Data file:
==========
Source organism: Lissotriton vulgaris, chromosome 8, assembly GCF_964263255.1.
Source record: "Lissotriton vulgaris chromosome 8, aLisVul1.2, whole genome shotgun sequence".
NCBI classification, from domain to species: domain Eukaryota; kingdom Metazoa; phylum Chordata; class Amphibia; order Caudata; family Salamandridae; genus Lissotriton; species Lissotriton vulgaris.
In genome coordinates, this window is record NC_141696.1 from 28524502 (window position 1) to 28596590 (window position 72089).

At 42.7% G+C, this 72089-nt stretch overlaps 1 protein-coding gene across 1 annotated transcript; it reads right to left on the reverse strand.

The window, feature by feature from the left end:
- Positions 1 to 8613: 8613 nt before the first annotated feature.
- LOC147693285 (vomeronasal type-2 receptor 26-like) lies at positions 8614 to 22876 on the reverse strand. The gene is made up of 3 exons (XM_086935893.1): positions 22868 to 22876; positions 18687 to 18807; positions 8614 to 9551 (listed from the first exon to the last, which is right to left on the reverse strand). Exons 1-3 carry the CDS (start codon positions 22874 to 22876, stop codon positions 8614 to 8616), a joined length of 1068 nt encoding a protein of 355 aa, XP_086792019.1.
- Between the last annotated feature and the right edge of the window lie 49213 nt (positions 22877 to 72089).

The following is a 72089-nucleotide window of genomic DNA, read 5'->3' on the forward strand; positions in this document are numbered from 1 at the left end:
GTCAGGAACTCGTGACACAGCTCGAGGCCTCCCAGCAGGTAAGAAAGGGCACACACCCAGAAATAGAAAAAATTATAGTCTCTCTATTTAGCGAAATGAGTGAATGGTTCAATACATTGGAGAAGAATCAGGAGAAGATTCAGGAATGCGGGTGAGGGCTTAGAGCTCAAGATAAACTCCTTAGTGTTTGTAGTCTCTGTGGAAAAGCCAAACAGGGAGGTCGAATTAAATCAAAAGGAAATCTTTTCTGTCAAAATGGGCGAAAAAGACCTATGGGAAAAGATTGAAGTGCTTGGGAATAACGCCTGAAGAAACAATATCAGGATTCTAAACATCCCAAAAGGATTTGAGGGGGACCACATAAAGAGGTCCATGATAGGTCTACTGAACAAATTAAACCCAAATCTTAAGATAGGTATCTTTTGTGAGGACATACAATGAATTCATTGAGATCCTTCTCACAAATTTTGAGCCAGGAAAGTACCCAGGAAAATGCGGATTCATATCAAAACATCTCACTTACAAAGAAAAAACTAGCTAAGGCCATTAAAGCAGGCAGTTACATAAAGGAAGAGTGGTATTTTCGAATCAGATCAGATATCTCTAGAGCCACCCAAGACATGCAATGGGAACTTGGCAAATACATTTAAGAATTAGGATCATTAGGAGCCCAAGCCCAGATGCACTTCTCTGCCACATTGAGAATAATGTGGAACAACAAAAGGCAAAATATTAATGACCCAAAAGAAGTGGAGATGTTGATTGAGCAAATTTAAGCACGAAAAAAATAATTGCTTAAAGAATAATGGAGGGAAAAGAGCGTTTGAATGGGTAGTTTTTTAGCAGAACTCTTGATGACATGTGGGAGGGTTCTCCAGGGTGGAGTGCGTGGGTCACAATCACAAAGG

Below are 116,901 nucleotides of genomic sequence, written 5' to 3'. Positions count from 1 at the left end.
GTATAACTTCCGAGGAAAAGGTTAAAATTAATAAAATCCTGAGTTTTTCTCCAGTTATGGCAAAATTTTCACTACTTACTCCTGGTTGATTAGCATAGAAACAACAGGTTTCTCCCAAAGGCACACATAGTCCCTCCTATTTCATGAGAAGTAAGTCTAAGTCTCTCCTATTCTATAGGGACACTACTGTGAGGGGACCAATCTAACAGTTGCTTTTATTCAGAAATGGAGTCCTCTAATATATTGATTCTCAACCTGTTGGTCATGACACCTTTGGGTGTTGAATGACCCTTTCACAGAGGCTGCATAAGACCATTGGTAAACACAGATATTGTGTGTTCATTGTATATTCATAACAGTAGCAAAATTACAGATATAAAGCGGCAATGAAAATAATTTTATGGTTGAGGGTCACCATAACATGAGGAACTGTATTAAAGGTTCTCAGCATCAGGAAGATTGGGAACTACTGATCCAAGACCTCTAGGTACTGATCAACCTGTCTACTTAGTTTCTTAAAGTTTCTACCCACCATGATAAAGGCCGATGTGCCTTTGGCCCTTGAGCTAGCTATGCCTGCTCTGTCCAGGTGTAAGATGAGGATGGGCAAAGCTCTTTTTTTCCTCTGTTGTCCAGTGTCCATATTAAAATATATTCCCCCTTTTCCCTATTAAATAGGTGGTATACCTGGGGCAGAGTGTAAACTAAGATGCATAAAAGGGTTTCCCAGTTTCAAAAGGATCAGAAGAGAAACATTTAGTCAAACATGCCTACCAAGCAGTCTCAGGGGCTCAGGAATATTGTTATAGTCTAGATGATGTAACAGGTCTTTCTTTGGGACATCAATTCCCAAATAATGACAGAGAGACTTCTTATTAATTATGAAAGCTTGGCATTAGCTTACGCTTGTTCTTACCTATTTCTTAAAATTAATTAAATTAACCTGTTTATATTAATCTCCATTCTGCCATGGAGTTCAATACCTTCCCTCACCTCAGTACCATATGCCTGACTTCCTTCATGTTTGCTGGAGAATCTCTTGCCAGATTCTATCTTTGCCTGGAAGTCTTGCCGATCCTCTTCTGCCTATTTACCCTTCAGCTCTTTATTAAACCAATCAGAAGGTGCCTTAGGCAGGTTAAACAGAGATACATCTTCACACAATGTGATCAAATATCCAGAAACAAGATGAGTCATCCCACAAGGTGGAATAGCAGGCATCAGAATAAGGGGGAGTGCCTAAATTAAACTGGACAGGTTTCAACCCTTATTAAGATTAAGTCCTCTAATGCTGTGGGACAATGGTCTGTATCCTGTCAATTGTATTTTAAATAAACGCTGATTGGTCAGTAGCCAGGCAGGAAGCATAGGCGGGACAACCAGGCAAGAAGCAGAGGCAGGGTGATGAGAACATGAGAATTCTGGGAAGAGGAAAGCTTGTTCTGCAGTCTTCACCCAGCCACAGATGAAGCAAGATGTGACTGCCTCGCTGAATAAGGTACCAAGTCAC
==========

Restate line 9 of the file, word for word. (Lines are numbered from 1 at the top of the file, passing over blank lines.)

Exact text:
- Between the last annotated feature and the right edge of the window lie 49213 nt (positions 22877 to 72089).